All but two of the 39 cases that resulted in payments by the state were settled before trial, with awards ranging from $9,300 to $1 million, records show. Awards were initially capped at $500,000 but were increased in 2018 to a maximum of $1 million. Seven lawsuits went to trial, with only two resulting in compensation.
Radha Natarajan, executive director of the New England Innocence Project, said it is shocking that people like Weichel are released from prison after decades with no government assistance as they try to rebuild their lives, while often waiting years for their civil claims to be resolved.
“There is not a single thing set up for you even though you did nothing wrong and the government put you in prison,” Natarajan said.
The state’s opposition to Weichel’s bid extends a long legal saga. In 2004, a judge granted Weichel a new trial on the basis of a 1982 letter that Weichel’s friend, Thomas Barrett, purportedly wrote to Weichel’s mother, confessing that he had killed LaMonica. Two years later, the state Supreme Judicial Court overruled the judge, keeping Weichel in prison.
In 2013, Whitey Bulger, the South Boston crime boss, also pointed to Barrett as the true killer, according to court filings. In letters from prison, Bulger wrote that the killer was an unnamed boxer, identified by Weichel’s lawyers as Barrett, who had confided to him in 1980 that he was scared because he had badly beaten a man in a street fight and a friend of the victim’s, LaMonica, was vowing revenge. Bulger said he advised Barrett to kill LaMonica.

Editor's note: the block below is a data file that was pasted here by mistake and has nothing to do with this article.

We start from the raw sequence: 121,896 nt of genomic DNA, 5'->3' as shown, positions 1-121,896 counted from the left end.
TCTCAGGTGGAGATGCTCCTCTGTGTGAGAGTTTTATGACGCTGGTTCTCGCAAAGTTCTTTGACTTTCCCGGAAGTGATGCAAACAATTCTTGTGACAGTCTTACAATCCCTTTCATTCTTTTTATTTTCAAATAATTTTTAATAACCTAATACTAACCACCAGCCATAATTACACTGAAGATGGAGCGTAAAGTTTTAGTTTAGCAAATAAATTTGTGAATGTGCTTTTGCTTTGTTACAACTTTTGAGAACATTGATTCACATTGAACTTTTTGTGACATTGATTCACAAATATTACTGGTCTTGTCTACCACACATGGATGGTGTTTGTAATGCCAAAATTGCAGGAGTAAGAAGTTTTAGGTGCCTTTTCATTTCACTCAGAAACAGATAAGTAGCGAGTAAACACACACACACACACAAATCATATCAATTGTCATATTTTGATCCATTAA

In 2017, Superior Court Judge Raymond P. Veary Jr. ordered Weichel’s conviction overturned, ruling that the case against him rested on tenuous eyewitness identification. A teenager, who had drank four or five beers, heard gunshots shortly after midnight and briefly saw a fleeing suspect from 180 feet away. He helped police compile a composite sketch of the suspect and later identified Weichel as the shooter while police drove him and the victim’s two brothers around South Boston.
The judge also found that Weichel may have been acquitted if authorities had shared a police report with the defense before trial that indicated 10 prison guards believed the composite sketch resembled an inmate who was on a furlough around the time of Lamonica’s slaying.
Norfolk county prosecutors insisted that he had not been exonerated, but said they would not retry him because witnesses had died and evidence had been lost or destroyed.
In its court filings, Healey’s office argued that even if Weichel didn’t kill LaMonica and wasn’t present when he was killed, he was barred from collecting compensation because he knew Barrett killed LaMonica and arranged for him to stay with a friend in California.
Weichel’s lawyers said Weichel didn’t know who killed LaMonica. They said Barrett was living in California under his own name and was never charged with the killing.
Weichel, who was sentenced to life in prison at 28 and won his freedom at 65, emerged to a vastly different world. He said he receives about $840 a month from social security, lives in a South Boston senior housing complex, and relies on the generosity of friends and family to get by.
“It’s a struggle,” Weichel said. He said he is grateful for his freedom and trying to make up for lost time but can’t afford to do many things he would like to, like going to restaurants, taking a boat ride, or treating friends. The fight to be compensated for the decades he lost is forcing him to relive “36 years of hell,” he said. “It’s like it’s never ending.”